How to save more during tough times

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By Schalk Louw,
portfolio manager at PSG Wealth


We currently find ourselves in a market that hasn’t shown any real growth over the past five years and even the most optimistic investors are now starting to panic, especially those who have already retired.

With the cost of living rising rapidly, many pensioners are forced to increase their withdrawal rates to well above the recommended levels, in an environment that just hasn’t provided sufficient growth to sustain such high withdrawal rates these past few years.

Aside from comments from the retirees I work with daily, enough research has been done over the years to determine what retirees would have done differently, given the opportunity to start over. It will come as no surprise that most of them claimed that they would have saved more and would have obtained proper advice well before retirement, if they got a second chance.

Despite these observations, however, I still get the impression that most people don’t realise how important it is to save as much as possible before retirement, even when times are tough. Here are a few pointers that may help:

Control your expenses

Many individuals who find it difficult to make ends meet with their current income take on extra work to earn an additional income. Interestingly though, these individuals still struggle to save, even with a higher income. The key is to find out exactly what you are spending your money on, and the only way you’re going to do that, is by drafting a strict budget to monitor your expenses. Once you know what you’re spending your money on, you can control your expenses. One of the biggest reasons why South Africans are struggling to save, is because they live above their means. You need to buy cheaper and smarter. If you cannot afford a particular TV package, downgrade or cancel your subscription. Also, avoid any additional debts that may obstruct your road to financial freedom.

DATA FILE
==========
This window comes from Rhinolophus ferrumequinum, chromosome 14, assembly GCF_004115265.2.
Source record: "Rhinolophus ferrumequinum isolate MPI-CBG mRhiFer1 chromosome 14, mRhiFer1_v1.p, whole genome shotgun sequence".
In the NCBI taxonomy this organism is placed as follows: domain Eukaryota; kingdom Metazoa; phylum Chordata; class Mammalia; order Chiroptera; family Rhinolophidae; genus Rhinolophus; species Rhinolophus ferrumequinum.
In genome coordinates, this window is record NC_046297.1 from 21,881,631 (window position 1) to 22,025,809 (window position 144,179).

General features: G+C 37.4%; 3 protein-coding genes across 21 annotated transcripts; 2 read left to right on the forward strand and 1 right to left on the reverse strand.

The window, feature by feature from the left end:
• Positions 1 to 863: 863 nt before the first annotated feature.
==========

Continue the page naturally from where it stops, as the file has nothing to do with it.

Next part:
Make saving non-negotiable

The best advice I can offer, is to make saving a non-negotiable part of your routine, rather than a decision you have to consciously opt into every time. Set up a monthly debit order for a fixed deposit, unit trust or an endowment, and make sure the debit goes off right after pay day.  This will, quite simply, leave less money available to spend, forcing you to live more frugally..

Claim your taxes

So many people make the mistake of overlooking the tax benefits offered by some savings products. Make sure that if you invest in a retirement product such as a retirement annuity, that you include those certificates with your tax submissions every year. You can deduct up to 27.5% (up to a maximum of R350 000) of the greater of your taxable income or remuneration per year by saving in a retirement product. Also use any tax returns paid back to you to contribute to your savings, whether it comes from your retirement annuity or unpaid medical claims.

Consider the future

It isn’t easy to save under current conditions, I know. But if you need a reminder about why this is critical, ask yourself whether you’d be able to live on an income of R1 780 a month? That’s the maximum allowable government pension grant for people over 60, which goes up by R20 for those over age 75. Learn from the mistakes of those who came before you. Don’t give away your power by living above your means. Challenge yourself by saving as much as you can to ensure that you can have a more comfortable and financially sound retirement.